A proposed change to U.S. law concerning the determination of brain death has drawn criticism from a group of doctors, lawyers, and philosophers, who say that the proposed changes, among other things, could lead to incorrect diagnoses of brain death in patients who are in fact still alive.
In a statement published May 14 in the Journal of Medicine and Philosophy, a group of over 100 “experts in medicine, bioethics, philosophy, and law” affirmed that while the law regarding brain death does need revision, a proposed revision known as the RUDDA “is not the way to do it.”
Among the signers are several Catholic doctors and ethicists who work at Catholic universities.
“We span a wide range of professions, world views, and nationalities,” the statement reads.
“We do not necessarily agree with each other on all aspects of the brain-death debate or on fundamental ethical principles. We do agree that the UDDA needs to be revised and that the RUDDA is not the way to revise it.”
The RUDDA is one proposal currently under consideration by a study committee of the nonprofit Uniform Law Commission, convened during August 2020.
If the Uniform Law Commission decides to accept the RUDDA, state legislatures across the country could follow suit in adopting the revised law.
What is brain death?
Brain death, also called death by neurological criteria, is the practice of declaring a person dead based on the loss of brain function, rather than the stoppage of the heart and breathing.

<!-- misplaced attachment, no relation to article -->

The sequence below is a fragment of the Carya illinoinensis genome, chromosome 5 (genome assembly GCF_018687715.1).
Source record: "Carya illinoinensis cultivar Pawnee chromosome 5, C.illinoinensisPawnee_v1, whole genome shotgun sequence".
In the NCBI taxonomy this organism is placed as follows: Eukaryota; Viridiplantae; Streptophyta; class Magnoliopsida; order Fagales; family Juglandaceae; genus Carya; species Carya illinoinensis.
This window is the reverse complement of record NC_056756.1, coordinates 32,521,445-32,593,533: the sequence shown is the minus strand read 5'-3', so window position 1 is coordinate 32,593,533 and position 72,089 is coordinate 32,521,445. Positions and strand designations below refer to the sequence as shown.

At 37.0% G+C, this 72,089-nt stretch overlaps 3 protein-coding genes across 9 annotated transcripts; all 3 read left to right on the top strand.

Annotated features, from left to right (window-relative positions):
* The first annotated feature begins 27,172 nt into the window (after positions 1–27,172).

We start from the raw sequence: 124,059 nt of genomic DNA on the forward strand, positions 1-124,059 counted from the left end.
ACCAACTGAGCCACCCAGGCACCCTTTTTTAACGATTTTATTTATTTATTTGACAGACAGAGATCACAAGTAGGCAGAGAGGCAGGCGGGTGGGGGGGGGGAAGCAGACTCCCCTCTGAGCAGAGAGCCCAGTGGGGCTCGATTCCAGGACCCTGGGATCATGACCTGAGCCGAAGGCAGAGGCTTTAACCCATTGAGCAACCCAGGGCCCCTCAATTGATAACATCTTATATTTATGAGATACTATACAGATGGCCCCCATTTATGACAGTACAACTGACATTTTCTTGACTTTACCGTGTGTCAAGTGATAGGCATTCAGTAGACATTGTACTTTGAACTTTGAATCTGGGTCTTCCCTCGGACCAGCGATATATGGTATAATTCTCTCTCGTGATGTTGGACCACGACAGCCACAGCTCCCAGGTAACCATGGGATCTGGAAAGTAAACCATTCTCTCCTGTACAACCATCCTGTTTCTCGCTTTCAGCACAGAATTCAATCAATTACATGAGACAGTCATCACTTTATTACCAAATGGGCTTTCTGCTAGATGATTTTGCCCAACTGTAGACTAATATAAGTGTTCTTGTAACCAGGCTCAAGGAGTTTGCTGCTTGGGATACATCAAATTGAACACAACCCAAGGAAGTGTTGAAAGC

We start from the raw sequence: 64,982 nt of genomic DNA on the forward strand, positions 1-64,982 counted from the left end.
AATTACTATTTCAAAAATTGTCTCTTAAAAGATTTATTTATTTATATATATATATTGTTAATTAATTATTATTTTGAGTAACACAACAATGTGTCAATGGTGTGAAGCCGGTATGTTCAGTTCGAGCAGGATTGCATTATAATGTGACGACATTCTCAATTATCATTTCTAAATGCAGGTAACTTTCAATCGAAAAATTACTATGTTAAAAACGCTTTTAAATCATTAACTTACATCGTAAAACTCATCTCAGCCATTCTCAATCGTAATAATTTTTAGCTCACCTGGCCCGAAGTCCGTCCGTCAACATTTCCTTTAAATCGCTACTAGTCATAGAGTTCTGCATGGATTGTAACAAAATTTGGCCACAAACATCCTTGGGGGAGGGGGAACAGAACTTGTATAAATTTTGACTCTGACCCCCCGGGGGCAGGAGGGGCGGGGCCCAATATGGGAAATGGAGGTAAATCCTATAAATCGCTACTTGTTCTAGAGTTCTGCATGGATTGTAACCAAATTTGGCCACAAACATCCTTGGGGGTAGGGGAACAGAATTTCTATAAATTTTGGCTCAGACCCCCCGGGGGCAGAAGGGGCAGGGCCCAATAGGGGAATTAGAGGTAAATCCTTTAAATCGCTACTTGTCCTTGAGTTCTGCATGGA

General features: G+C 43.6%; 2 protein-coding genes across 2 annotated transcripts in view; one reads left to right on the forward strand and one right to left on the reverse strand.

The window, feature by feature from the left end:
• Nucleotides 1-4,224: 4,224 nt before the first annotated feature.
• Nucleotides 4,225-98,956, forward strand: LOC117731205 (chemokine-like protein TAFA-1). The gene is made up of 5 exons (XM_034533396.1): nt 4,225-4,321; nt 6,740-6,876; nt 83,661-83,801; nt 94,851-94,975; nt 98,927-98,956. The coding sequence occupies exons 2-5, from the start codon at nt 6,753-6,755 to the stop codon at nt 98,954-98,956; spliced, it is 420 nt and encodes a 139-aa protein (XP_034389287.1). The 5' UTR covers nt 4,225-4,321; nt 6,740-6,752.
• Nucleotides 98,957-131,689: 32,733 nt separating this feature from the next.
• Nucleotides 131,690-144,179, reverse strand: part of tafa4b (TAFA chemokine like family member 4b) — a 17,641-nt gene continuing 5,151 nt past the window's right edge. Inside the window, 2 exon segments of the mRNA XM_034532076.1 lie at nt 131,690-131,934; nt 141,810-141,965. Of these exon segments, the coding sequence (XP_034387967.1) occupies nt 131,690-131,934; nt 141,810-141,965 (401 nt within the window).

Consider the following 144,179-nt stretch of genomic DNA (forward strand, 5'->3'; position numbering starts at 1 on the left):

Brain death is a commonly accepted standard for declaring a person dead, and is used by doctors dozens of times every day throughout the United States. According to the 1981 guidelines of the American Medical Association, brain death entails the “irreversible cessation of all functions of the entire brain.”
Brain-dead donors are, today, the primary source of organ transplants. Organs such as the heart, lungs, and pancreas can be— and are— harvested from brain dead donors as close to the time of death as possible.
While the term “brain death” is not found in the Catechism of the Catholic Church, St. John Paul II asserted in 2000 that, if properly diagnosed, the complete and irreversible cessation of all brain function seems a valid way to assess with moral certainty that a person has died.
Catholic doctors and ethicists today largely echo St. John Paul II in stating that brain death, when properly diagnosed, is not a “kind” of death; it is simply death, period. However, brain death remains a hotly debated topic among some Catholic medical professionals and ethicists.
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